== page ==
2. Write informative/explanatory texts to examine and convey complex ideas and information clearly and accurately through the effective selection, organization, and analysis of content.
Production and Distribution of Writing
4. Produce clear and coherent writing in which the development, organization, and style are appropriate to task, purpose, and audience.
Research to Build Present Knowledge
7. Conduct short as well as more sustained research projects based on focused questions, demonstrating understanding of the subject under investigation.
9. Draw evidence from literary or informational texts to support analysis, reflection, and research.
Range of Writing
10. Write routinely over extended time frames (time for research, reflection, and revision) and shorter time frames (a single sitting or a day or two) for a range of tasks, purposes, and audiences.
Speaking and Listening Theme
Comprehension and Collaboration
2. Integrate and evaluate information presented in diverse media and formats, including visually, quantitatively, and orally.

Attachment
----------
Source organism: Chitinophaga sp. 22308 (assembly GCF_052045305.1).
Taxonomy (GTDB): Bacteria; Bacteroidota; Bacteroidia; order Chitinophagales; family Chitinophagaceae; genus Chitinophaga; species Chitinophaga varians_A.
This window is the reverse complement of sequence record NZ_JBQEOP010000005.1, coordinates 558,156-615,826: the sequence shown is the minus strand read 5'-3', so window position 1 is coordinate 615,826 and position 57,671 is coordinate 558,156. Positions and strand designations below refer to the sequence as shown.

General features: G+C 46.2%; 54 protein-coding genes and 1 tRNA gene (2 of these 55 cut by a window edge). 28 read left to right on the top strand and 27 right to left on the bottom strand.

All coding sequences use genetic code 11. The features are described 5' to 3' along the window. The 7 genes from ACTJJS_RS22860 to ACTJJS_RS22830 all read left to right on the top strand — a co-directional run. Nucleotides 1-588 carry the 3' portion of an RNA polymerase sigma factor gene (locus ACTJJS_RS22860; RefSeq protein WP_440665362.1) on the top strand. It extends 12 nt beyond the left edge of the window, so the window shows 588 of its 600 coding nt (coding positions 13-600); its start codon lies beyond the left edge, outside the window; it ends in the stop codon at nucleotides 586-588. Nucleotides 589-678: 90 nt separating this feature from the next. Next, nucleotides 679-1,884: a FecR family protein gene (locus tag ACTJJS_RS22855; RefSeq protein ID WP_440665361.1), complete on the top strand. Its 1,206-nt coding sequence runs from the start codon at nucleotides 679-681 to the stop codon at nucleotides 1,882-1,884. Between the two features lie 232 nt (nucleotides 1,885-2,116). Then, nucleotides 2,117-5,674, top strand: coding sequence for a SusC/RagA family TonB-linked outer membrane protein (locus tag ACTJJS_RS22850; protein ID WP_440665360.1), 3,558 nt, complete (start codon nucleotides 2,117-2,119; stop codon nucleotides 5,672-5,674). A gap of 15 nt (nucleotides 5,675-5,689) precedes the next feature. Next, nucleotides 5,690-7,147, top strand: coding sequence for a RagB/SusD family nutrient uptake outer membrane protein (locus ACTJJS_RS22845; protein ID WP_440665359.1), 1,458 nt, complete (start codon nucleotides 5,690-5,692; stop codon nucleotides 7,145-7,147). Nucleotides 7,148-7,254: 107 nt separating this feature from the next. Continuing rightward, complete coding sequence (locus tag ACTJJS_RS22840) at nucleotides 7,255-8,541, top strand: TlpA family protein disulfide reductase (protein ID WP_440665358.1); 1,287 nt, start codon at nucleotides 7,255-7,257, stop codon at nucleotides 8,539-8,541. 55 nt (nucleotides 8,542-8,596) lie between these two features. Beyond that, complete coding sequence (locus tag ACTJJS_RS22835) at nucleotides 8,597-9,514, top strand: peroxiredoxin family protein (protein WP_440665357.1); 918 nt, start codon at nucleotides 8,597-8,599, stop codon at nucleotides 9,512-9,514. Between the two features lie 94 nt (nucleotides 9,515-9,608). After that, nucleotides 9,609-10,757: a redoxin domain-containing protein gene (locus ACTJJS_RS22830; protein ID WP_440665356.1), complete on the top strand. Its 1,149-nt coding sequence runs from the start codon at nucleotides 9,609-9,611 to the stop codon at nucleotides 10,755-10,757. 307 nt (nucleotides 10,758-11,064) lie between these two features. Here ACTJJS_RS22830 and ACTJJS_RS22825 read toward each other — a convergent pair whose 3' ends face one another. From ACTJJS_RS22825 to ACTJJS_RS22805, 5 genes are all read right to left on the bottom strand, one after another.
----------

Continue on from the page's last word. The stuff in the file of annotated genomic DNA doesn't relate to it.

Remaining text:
3. Evaluate a speaker’s point of view, reasoning, and use of evidence and rhetoric.
Presentation of Knowledge and Ideas
4. Present information, findings, and supporting evidence such that listeners can follow the line of reasoning and the organization, development, and style are appropriate to task, purpose, and audience.
Conventions of Standard English
1. Demonstrate command of the conventions of standard English grammar and usage when writing or speaking
Knowledge of Language
3. Apply knowledge of language to understand how language functions in different contexts, to make effective choices for meaning or style, and to comprehend more fully when reading or listening.
1. Creativity and Innovation
Students demonstrate creative thinking, construct knowledge, and develop innovative products and processes using technology.
2. Communication and Collaboration
Students use digital media and environments to communicate and work collaboratively, including at a distance, to support individual learning and contribute to the learning of others.
Ideas for engaging elementary students in science as they explore the curriculum through creative projects.